An unsparingly honest portrait of one marriage’s devolution into train wreck. Borden covers it all—from the resentments that build over childcare to the sex that’s no longer fun. Reading Games to Play After Dark is as intimate an experience as reading someone’s diary.
It is hard to believe that Games to Play After Dark is Sarah Gardner Borden’s first novel. The topic, a marriage that falls apart, may not be the most original, the young mother who tries to combine the demands of her children and her husband and her personal needs, isn’t new but how she describes it, the details she evokes, the way she looks at what has been swept under the carpet and the bed and what is hidden in the closets is extremely well done.
There have been a few similar books in recent years. Rebecca Miller’s The Private Lives of Pippa Lee, Rachel Cusk’s Arlington Park and Ayelet Waldman’s Love and Other Impossible Pursuits (see my review) are a few I have read. Many recent thrillers and crime novels also explore marriage and family life. One of the distiguishing traits of this novel is that Borden looks at sexuality in a detailed way and handles the topic explicitly. The games that are played after dark, are indeed of specifically sexual nature. More than any other recent writer of domestic disasters, Borden shows human beings as sexual beings, initiating with the discovery of sexuality by young people and leading to the sexuality of adults in- and outside of marriage.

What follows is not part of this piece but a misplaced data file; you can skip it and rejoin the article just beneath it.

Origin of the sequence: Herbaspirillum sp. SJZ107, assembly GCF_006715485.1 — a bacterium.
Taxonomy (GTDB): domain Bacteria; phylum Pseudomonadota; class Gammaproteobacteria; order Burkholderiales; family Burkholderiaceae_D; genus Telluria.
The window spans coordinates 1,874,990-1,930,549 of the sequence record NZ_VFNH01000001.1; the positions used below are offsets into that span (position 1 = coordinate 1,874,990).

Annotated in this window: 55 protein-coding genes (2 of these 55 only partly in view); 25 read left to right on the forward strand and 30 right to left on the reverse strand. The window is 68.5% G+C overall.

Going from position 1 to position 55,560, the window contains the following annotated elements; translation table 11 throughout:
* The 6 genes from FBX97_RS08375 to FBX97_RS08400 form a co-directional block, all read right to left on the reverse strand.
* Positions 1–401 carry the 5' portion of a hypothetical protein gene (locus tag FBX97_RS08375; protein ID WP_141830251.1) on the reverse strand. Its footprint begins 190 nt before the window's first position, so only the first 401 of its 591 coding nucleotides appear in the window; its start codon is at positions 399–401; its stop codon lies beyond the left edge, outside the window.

Kate and Colin meet at a party, fall in love and get married soon after. The first years are intense and enjoyable but the moment the sexual attraction diminishes, things get complicated.
She became finicky about sex, wanting it only occasionally. Her body began to feel like a recently tidied room that she didn’t want Colin to mess up.
After the first child the marriage gets really awry. Kate has a hard time to cope and Colin, who is on a career path, doesn’t help much. The discussions and disputes that follow are some of the best bits of writing in this novel. A second child seems a good idea at first, after all, they want to be a “real family” and that is, according to Kate and their friends, only possible with a second child. After the second child is born, Kate doesn’t want any physical intimacy from Colin anymore. Her need of tenderness and proximity is covered by her daughters. She loves to lie in bed with them, feel their warm bodies.
But there is also decidedly more house work with a second child and the second daughter, on top of that, is a horrible brat. A child from hell. Scenes like the one below are all too frequent.